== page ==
\[d^{i} f(\vec{s} ; \vec{u})=\sum_{j=0}^{i}\left(\begin{array}{c}{i} \\ {j}\end{array}\right) u_{1}^{j} u_{2}^{i-j} D_{k_{1} \dots k_{i}} f(\vec{s}), \quad 1 \leq i \leq m,\]
    where the \(\left(\begin{array}{l}{i} \\ {j}\end{array}\right)\) are binomial coefficients, and in the \(j\)th term,
    \[k_{1}=k_{2}=\cdots=k_{j}=2\]
    and
    \[k_{j+1}=\cdots=k_{i}=1.\]
    Then restate formula (6) for \(n=2\).
    [Hint: Use induction, as in the binomial theorem.]

    Exercise \(\PageIndex{10}\)

    \(\Rightarrow\) Given \(\vec{p} \in E^{\prime}=E^{n}\left(C^{n}\right)\) and \(f : E^{\prime} \rightarrow E,\) prove that \(f \in C D^{1}\) at \(\vec{p}\) iff \(f\) is differentiable at \(\vec{p}\) and
    \[(\forall \varepsilon>0)(\exists \delta>0)\left(\forall \vec{x} \in G_{\vec{p}}(\delta)\right) \quad\left\|d^{1} f(\vec{p} ; \cdot)-d^{1} f(\vec{x} ; \cdot)\right\|<\varepsilon,\]
    with norm \(\|\) as in Definition 2 in §2. (Does it apply?)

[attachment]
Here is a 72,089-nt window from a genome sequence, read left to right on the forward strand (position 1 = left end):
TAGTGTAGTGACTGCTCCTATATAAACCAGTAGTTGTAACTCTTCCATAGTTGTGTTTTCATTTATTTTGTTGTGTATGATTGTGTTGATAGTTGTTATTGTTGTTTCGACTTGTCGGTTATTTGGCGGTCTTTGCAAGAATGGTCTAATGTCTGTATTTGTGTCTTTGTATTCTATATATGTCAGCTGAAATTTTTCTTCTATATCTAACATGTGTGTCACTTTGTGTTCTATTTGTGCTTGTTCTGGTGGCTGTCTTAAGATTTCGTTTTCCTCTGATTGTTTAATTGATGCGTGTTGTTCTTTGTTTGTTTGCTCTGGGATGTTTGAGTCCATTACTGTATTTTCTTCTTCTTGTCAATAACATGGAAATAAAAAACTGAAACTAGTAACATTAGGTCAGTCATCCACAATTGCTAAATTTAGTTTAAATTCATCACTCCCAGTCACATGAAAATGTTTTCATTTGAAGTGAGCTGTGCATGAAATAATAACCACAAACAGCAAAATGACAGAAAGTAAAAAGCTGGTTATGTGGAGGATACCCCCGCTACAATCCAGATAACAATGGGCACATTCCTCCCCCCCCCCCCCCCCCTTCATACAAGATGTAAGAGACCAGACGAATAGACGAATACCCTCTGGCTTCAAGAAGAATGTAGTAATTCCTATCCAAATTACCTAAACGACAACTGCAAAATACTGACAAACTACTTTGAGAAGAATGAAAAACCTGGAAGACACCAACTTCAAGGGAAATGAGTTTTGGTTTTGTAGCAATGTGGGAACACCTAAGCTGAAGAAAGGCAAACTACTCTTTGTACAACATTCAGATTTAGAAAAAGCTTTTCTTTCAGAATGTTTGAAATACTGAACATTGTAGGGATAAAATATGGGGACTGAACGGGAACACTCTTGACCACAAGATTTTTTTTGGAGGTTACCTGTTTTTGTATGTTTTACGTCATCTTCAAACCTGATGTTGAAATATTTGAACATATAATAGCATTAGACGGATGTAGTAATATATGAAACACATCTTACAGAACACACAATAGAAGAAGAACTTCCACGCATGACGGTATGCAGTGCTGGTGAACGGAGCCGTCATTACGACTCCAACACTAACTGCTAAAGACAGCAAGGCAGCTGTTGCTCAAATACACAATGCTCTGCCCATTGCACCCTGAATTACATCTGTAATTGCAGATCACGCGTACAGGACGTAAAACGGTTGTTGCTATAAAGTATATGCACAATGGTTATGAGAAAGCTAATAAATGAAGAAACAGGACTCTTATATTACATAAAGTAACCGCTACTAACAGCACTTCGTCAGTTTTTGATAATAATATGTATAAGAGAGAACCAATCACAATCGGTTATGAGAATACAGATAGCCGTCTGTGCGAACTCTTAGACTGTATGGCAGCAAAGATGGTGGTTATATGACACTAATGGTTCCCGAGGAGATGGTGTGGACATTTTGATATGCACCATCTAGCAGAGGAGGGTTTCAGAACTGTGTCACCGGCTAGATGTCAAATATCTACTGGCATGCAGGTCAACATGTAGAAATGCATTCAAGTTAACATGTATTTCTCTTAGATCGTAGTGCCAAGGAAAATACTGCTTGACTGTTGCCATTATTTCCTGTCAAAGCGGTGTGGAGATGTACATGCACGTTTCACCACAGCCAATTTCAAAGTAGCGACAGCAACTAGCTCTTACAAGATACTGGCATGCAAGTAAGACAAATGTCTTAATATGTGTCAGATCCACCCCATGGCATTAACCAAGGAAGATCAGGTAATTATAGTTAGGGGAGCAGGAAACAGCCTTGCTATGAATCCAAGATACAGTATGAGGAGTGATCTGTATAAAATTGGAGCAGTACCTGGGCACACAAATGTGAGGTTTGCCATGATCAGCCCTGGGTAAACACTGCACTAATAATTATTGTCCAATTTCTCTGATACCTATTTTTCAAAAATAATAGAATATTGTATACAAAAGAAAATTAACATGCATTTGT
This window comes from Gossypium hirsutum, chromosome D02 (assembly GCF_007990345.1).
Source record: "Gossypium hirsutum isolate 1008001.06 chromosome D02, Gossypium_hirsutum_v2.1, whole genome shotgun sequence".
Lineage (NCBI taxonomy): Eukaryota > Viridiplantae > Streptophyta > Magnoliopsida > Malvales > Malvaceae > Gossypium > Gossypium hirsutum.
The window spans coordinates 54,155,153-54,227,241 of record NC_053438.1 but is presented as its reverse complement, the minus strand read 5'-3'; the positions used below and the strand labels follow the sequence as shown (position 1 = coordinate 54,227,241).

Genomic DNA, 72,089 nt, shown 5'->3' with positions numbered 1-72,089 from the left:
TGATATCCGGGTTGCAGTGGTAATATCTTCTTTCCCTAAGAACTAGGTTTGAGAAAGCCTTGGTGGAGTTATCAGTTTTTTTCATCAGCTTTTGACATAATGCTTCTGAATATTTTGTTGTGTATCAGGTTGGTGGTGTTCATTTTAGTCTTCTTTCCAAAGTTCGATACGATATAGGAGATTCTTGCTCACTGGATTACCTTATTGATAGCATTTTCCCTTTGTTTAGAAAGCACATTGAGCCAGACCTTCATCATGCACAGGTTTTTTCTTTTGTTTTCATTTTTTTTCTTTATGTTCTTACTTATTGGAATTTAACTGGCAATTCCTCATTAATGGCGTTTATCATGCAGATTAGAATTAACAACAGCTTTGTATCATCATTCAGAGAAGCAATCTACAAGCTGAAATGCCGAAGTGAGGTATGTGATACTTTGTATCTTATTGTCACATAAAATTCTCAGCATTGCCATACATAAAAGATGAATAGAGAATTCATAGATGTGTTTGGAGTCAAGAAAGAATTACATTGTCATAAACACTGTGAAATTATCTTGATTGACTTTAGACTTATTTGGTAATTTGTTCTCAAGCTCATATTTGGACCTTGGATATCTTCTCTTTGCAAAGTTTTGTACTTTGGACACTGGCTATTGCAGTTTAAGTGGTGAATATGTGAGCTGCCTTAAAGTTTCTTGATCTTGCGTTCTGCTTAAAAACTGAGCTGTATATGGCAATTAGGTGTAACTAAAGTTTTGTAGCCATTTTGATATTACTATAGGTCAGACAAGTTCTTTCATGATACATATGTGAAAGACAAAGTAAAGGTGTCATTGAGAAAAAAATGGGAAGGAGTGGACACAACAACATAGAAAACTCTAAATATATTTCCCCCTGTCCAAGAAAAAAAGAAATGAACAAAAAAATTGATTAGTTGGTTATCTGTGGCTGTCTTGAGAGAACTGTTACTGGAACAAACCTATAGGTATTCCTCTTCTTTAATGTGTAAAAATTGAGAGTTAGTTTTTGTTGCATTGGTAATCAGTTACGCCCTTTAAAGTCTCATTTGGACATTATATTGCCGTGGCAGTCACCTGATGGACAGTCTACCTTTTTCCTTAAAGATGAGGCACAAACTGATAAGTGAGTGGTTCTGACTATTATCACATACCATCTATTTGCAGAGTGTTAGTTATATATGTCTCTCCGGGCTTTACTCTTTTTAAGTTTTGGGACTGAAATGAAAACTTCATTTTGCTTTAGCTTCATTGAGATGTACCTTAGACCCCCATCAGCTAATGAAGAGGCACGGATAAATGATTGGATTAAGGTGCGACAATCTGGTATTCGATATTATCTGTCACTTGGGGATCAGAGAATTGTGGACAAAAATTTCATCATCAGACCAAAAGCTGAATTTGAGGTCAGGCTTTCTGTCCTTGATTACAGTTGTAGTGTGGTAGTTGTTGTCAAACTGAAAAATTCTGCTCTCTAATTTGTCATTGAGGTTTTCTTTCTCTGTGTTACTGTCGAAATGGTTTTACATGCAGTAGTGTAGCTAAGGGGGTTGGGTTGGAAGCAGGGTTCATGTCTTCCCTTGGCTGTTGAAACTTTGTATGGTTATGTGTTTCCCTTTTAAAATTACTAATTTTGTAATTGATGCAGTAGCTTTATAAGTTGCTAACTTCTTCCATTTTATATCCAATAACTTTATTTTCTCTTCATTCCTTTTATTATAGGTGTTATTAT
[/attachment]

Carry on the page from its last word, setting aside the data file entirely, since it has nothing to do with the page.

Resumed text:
[Hint: If \(f \in C D^{1},\) use Theorem 2 in §3. For the converse, verify that
    \[\varepsilon \geq\left|d^{1} f(\vec{p} ; \vec{t})-d^{1} f(\vec{x} ; \vec{t})\right|=\left|\sum_{k=1}^{n}\left[D_{k} f(\vec{p})-D_{k} f(\vec{x})\right] t_{k}\right|\]
    if \(\vec{x} \in G_{\vec{p}}(\delta)\) and \(|\vec{t}| \leq 1.\) Take \(\vec{t}=\vec{e}_{k},\) to prove continuity of \(D_{k} f\) at \(\vec{p}\).]

    Exercise \(\PageIndex{11}\)

    Prove the following.
    (i) If \(\phi : E^{n} \rightarrow E^{m}\) is linear and \([\phi]=\left(v_{i k}\right),\) then
    \[\|\phi\|^{2} \leq \sum_{i, k}\left|v_{i k}\right|^{2}.\]
    (ii) If \(f : E^{n} \rightarrow E^{m}\) is differentiable at \(\vec{p},\) then